While breathing in some of the most expensive air in the world, I saw a tomb that wasn't just fit for a queen, but a goddess. In fact, Nefertari was only one of two (possibly three) queens ever deified in her lifetime, and as I gazed at the vibrant images on her tomb - jackals and bulls, cobras and gods - I knew that this wasn't just any woman, but a woman who had been loved fiercely when she was alive. Because I am a sucker for romances, particularly if those romances actually happened, I immediately wanted to know more about Nefertari and Ramesses the Great. So my next stop was the Hall of Mummies at the Egyptian Museum in Cairo. There, resting beneath a heavy arc of glass, was the great Pharaoh himself. For a ninety-something year old man, he didn't look too bad. His short red hair was combed back neatly and his face seemed strangely peaceful in its three thousand year repose. I tried to imagine him as he'd been when he was young - strong, athletic, frighteningly rash and incredibly romantic. Buildings and poetry remain today as testaments to Ramesses's softer side, and in one of Ramesses's more famous poems he calls Nefertari "the one for whom the sun shines." His poetry to her can be found from Luxor to Abu Simbel, and it was my visit to Abu Simbel (where Ramesses built a temple for Nefertari) where I finally decided that I had to tell their story.

It’s the moments like this that an historical fiction author lives for. And it probably wouldn’t surprise you to learn that my decision to write Cleopatra’s Daughter came on an underwater dive to see the submerged city of ancient Alexandria. Traveling has been enormously important in my career. My adventures end up inspiring not only what I’m currently writing, but what I’m going to write about in the future.
COMPETITION!
Michelle has very kindly offer to post the prize to anywhere in the world.

For a chance to win a hardcover copy of Cleopatra's Daughter:

Become a Google follower AND Comment to say:
1) you follow
2)your email address
so I can contact you if you are the winner!
*This instantly counts as TWO entries--BUT you have to do both!*

Want extra chances to win?

Click here for further details of how to gain more entries!

Closing date September 10th -- so get your entries in NOW! LOL

Good luck!
Sassy
:)


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26 comments:

  1. I am a follower of your blog.

    Please enter my name in your draw.
    Thanks.

    wandanamgreb (at) gmail (dot) com

    ReplyDelete
  2. i am a follower

    spvaughan@yahoo.com

    ReplyDelete
  3. Oh am I number one-sign me up for what I know will be a great read. I am following you.

    thanks

    chocolateandcroissants at yahoo dot com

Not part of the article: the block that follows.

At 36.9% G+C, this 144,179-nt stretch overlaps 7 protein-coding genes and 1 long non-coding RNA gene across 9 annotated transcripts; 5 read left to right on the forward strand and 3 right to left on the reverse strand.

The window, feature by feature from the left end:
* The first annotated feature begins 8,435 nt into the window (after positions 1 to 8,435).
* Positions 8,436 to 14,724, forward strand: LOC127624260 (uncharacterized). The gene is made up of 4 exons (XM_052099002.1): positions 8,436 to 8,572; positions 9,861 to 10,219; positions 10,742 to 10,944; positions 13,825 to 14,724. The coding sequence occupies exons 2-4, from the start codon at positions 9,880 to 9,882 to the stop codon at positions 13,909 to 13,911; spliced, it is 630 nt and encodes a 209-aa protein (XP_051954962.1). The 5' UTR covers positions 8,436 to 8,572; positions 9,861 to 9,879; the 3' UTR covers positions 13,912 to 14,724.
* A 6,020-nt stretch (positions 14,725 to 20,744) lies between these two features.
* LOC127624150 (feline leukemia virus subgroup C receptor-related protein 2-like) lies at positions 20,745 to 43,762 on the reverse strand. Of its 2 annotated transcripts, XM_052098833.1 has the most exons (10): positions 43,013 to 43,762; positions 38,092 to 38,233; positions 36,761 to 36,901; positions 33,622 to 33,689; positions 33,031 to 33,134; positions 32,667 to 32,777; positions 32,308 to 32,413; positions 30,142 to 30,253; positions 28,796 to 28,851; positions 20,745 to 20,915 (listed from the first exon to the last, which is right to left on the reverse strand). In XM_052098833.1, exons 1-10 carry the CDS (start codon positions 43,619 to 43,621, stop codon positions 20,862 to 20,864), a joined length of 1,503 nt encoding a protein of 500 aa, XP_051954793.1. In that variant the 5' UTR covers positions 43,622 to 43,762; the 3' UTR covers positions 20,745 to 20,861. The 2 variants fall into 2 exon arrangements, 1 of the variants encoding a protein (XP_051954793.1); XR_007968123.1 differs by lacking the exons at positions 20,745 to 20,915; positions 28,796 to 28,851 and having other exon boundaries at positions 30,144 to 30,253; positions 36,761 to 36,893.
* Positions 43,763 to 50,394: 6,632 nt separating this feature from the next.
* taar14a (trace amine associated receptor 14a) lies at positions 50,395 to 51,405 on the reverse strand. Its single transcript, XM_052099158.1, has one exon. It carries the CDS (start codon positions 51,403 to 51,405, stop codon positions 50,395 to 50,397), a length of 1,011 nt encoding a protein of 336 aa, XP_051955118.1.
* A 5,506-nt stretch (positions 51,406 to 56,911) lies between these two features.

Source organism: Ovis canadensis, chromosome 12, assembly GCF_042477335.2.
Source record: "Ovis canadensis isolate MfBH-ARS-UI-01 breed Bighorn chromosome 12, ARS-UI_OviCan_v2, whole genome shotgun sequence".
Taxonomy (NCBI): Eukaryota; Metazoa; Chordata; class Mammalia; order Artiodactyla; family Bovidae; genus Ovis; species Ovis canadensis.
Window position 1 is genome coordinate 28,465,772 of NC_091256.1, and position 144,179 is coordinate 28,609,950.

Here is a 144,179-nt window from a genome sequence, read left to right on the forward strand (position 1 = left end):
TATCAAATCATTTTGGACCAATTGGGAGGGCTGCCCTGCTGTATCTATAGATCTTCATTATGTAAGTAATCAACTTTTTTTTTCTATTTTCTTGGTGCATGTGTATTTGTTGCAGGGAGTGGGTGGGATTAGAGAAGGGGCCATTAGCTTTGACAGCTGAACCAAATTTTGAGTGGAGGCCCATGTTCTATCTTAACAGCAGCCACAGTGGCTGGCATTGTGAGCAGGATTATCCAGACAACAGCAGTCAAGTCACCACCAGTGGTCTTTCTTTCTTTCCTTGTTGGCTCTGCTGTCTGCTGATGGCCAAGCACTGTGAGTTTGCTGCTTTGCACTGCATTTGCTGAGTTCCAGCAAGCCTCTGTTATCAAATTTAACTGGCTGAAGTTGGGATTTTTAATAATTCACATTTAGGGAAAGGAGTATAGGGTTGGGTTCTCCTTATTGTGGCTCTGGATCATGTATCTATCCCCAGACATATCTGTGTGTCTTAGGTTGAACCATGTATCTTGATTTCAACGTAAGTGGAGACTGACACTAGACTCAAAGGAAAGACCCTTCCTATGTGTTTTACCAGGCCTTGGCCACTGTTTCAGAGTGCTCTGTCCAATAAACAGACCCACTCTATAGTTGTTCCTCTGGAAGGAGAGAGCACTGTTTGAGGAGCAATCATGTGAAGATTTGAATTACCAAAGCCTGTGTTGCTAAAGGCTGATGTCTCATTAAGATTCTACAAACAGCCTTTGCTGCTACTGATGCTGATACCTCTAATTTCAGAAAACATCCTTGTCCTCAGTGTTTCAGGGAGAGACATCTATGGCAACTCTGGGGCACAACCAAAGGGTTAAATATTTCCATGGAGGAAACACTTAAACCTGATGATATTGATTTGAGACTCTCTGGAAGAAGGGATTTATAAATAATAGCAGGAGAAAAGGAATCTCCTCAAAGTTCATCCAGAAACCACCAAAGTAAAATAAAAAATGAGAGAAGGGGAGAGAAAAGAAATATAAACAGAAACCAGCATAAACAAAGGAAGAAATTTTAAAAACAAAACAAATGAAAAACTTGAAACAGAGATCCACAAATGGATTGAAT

ReplyDelete
  4. following you on twitter
    chocolateandcroissants at yahoo dot com

    ReplyDelete
  5. Andrea10:15 pm

    I just became a follower :) please enter me a
    andie.v107(at)yahoo(dot)com

    ReplyDelete
  6. Anonymous3:17 am

    need a good end of summer read..thx for the contest..
    thehighflyer3(at)hotmail(dot)com

    ReplyDelete
  7. Great contest and Guest Post. I really like the sound of this book.
    I have just become a follower.
    everythingtodowithbooks@gmail.com

    ReplyDelete
  8. My Sassy please enter me! You already know I'm an old follower :)

    -Eleni
    lafemmereaders@yahoo.com

    ReplyDelete
  9. Hi Sassy Brit! No need to enter me as I have a copy coming to me to review, but just wanted to say what a great post this was! Nice insight of Michelle and her writing!

    Suzanne

    ReplyDelete
  10. I am a follower of your blog. :)
    milkavainamo@lyseo.edu.ouka.fi

    ReplyDelete
  11. I follow

    ella_press AT live.com.ar

    Thank you!
    I love everything Egyptian <3

    ReplyDelete
  12. Already follow!!!! Please count me in, thanks!

    delilah0180(at)yahoo(dot)com

    ReplyDelete
  13. USAsockmonkey11:37 pm

    I already follow you (rubymoon/Ally)


    I'd love to be entered into this giveaway.

    rubymoonstone at gmail dot com

    ReplyDelete
  14. I became a follower of your blog, found the contest at La Femme Readers.

    My email is goodbooksandgoodwine[at]gmail.com

    ReplyDelete
  15. I follow

    (question- if we follow, why do we need to post a visible email - can't you just click our name to get to our profile?)

    ReplyDelete
  16. I am a follower and please give me a chance to win this book.

    grottis6 [at] gmail [.] com

    Cheers!

    ReplyDelete
  17. I am a follower of your blog.!!!

    sounds great can't wait to read this one

    thanks

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    ReplyDelete
  18. I follow your blog!

    roxxyroller(at)hotmail(dot)com

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    ReplyDelete
  20. Mary D
    zenrei57 (at) hotmail (dot) com

    Hi :) I just signed up to follow you fun blog via Google Friend Connect.

    Please enter me as I have so been wanting to win this one - looks delicious!

    ReplyDelete
  21. Mary D
    zenrei57 (at) hotmail (dot) com

    I just signed the GuestBook thingy for an extra entry :)

    ReplyDelete
  22. Enter me please!! :)

    ReplyDelete
  23. i follow
    thanks
    flower_child_23(at)hotmail(dot)com

    ReplyDelete
  24. Would love to win a signed copy!

    booklogged AT gmail DOT com

    ReplyDelete
  25. I am a google follower.

    booklogged AT gmail DOT com

    ReplyDelete
  26. I follow your blog


    Canadian Contests, Freebies, Coupons, Deals, Games and Chat - join us at http://forum.coolcanucks.ca/


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    ReplyDelete

Thanks for taking the time to leave a sassy comment. It's truly appreciated. I aim to get back to you as soon as possible -- Sassy :)